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Health & Wellness

Is Your Laptop Hurting You?

Sargent prof offers tips to stop back, neck, and wrist pain

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Notebook computers are often a wise investment for students because they’re easy to transport to the library, to classes, and back home during vacations. But because notebook computers are so portable, students often use them on their beds, at tables, and in other locations where ergonomics takes a backseat to convenience. As a result, some users are developing health problems — including wrist, neck, shoulder, head, and back pain — from curving their bodies forward to view the monitor and using the notebook computer’s keyboard and built-in mouse in an uncomfortable position.

In an effort to assist student notebook users, Karen Jacobs, a clinical professor at Sargent College of Health and Rehabilitation Sciences and an occupational therapist, has done a research study to identify and treat health problems and offer suggestions on how students can modify their notebooks to function as desktop computer workstations. The Office Ergonomics Research Committee, a group of U.S. companies concerned by the increasing number of musculoskeletal disorders among office workers, is among the sponsors of Jacobs’ research.

For all research participants, Jacobs (SAR’79) has developed a mouse pad with some easy-to-follow tips on how they can set up their computer workstations.

Ergonomics for Your Notebook Computer Workstation:

Raise the computer so the monitor screen is just below your eye height.

Position the computer monitor at arm’s length directly in front of you and perpendicular to the window to avoid glare on the screen.

Use a separate keyboard and press the keys lightly.

Use an external mouse and keep it close to the separate keyboard; the mouse and keyboard should be at elbow height.

Your wrists should be straight.

Place your arms and elbows close to your body.

Sit back and slightly recline in your chair.

Your knee angle should be greater than 90 degrees, with your feet in front of you.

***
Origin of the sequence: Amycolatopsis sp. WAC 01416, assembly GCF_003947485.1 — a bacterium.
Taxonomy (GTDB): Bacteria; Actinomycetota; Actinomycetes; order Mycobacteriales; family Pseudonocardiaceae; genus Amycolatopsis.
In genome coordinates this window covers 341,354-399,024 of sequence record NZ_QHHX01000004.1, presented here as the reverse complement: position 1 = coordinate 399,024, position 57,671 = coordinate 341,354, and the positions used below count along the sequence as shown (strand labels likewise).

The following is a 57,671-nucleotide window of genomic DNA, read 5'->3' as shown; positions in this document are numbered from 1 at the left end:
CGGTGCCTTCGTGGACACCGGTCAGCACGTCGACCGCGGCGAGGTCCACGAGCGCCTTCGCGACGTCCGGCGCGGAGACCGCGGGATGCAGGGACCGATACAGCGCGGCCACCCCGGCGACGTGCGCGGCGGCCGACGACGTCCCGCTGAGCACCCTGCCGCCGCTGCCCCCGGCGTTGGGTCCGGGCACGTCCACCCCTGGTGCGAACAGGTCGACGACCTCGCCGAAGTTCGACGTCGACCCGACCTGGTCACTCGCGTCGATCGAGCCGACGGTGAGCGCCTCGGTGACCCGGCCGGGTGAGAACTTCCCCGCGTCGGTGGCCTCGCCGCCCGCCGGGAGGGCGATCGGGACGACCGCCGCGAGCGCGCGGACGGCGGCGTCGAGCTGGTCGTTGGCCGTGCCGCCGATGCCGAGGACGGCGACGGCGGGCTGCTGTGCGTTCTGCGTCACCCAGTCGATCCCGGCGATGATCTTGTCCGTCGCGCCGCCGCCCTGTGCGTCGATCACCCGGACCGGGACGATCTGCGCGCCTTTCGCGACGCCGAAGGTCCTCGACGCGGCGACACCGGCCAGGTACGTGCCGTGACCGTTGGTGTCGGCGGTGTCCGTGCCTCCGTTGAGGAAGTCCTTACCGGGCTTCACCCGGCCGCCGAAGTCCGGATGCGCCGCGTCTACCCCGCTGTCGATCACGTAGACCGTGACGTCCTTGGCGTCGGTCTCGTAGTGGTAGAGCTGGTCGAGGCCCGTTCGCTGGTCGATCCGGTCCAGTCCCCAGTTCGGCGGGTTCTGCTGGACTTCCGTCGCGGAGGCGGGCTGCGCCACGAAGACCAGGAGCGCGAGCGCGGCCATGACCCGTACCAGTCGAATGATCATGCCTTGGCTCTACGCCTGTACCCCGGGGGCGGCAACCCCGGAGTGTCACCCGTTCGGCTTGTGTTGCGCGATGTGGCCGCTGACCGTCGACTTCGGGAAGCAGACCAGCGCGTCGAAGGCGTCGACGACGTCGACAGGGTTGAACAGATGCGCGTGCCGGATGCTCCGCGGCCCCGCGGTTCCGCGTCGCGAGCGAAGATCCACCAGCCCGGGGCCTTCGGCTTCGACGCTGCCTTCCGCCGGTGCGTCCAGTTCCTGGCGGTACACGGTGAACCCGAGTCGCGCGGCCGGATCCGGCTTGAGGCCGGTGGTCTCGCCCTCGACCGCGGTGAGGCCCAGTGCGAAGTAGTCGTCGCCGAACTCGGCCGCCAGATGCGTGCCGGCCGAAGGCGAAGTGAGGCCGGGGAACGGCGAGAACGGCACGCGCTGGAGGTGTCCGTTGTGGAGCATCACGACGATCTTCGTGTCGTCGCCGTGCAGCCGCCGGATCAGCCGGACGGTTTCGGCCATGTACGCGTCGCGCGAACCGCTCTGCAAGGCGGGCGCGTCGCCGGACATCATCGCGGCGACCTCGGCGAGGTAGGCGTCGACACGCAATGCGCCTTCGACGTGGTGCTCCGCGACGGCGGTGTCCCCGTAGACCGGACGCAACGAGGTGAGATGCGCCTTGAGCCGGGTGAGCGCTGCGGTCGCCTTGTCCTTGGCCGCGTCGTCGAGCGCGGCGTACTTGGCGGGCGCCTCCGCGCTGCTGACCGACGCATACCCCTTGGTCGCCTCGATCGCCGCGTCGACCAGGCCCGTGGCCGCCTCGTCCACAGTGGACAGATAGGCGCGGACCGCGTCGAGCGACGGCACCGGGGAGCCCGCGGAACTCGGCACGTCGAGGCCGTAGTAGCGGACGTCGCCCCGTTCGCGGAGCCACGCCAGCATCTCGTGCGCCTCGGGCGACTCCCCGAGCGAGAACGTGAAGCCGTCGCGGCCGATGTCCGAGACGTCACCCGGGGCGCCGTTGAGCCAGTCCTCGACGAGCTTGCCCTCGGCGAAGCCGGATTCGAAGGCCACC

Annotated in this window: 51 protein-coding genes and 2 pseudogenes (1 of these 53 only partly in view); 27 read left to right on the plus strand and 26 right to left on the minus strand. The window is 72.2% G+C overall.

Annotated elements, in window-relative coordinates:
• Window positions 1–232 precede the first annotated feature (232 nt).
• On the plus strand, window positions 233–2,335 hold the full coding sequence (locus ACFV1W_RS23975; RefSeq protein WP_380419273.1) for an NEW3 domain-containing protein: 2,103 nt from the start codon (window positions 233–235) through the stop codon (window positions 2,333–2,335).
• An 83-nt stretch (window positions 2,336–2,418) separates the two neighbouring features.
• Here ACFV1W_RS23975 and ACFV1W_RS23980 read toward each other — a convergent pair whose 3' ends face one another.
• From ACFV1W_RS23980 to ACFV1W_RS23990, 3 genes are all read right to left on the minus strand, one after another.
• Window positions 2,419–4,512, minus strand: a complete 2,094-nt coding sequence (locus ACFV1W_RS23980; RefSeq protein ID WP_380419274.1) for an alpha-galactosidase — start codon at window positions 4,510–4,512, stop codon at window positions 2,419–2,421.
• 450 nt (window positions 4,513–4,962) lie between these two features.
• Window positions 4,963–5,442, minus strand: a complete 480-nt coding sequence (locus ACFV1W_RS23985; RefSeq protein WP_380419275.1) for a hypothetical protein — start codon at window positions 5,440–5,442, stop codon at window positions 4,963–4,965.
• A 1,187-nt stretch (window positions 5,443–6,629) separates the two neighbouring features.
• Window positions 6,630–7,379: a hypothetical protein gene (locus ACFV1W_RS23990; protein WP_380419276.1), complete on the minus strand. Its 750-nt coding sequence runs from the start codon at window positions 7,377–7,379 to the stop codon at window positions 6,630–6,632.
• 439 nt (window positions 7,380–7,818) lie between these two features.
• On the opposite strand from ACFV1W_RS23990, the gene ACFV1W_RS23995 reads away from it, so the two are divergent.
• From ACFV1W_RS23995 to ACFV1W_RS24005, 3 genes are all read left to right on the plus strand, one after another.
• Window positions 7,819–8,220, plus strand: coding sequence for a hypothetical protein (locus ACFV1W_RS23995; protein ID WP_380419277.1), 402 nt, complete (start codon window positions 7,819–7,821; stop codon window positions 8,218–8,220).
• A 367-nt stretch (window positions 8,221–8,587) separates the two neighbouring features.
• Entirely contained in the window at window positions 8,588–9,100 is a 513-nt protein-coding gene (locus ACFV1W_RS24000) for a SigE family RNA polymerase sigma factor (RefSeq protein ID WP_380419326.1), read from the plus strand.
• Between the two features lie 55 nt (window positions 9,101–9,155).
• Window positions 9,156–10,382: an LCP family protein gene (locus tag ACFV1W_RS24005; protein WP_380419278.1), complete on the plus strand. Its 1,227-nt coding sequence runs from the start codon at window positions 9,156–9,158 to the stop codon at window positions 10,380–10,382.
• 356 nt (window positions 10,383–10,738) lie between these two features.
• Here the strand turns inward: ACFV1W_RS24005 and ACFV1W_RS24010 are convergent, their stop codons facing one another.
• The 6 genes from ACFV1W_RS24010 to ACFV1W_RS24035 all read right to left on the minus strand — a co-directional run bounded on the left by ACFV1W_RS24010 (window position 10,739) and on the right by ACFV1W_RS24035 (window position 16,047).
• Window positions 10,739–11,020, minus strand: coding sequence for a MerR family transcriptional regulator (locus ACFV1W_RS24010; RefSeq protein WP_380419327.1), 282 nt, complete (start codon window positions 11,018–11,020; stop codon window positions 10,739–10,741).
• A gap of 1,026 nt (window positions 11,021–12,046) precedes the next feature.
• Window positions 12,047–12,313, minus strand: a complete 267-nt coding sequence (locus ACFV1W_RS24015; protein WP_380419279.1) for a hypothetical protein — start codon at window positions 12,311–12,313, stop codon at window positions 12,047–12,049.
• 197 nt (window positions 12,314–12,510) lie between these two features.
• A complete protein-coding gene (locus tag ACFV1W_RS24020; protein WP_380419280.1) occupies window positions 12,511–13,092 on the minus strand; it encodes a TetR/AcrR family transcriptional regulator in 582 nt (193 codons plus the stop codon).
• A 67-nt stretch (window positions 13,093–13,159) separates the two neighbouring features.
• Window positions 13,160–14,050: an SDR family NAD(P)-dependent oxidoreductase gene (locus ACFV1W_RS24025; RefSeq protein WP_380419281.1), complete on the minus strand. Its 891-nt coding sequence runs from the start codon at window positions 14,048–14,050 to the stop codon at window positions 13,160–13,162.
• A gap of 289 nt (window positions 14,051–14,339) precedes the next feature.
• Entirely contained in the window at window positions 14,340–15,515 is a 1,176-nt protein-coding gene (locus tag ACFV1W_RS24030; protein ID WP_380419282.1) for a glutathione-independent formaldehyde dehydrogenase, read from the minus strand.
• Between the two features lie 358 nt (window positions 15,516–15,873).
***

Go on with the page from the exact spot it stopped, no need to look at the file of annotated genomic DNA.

Keep your feet flat on the floor or on a footrest.

Attach a document holder in front or on the side of your monitor.

Use a headset when using a mobile phone.

Additionally, Jacobs suggests following the 20/20/20 rule, which advises taking a rest break every 20 minutes for 20 seconds and looking at least 20 feet away from the monitor. She recommends free software called Stretch Break for Kids, which automatically reminds students to take a break; Stretch Break for Kids can be downloaded from Jacobs’ Web site.

The Sargent professor wants to keep students healthy — at Boston University and at all universities. “The problems students are facing can be avoided,” she says, “and they do not have to become an epidemic.”

Jacobs will present her research on computer workstation ergonomics tonight, February 20, at 6 p.m. at the Florence and Chafetz Hillel House, 213 Bay State Rd. For more information about her research, visit her Web site.

Robin Berghaus can be reached at berghaus@bu.edu.

Music provided by Kevin MacLeod and Apple.

2 Comments

2 Comments on Is Your Laptop Hurting You?

  • Andrea Halverson on 02.20.2008 at 7:44 am

    Karen Jacobs has chosen a timely, important subject for her research. I really appreciate her efforts to help the BU student population be healthier and more comfortable while using their notebook computers. We can all benefit from the information she is providing.
    Thanks, Karen!

  • Anonymous on 02.23.2008 at 1:15 am

    Great job Karen!

    It’s great to see a professor working on research that has a direct impact on students and their well-being. I appreciate all the work that Karen is doing to help students. As a participant in her study, I really found that her techniques and suggestions were actually very beneficial. I have incorporated many of the ergonomic suggestions Karen has provided and I urge every student to at least try them. Your body will thank you. Thanks Karen!

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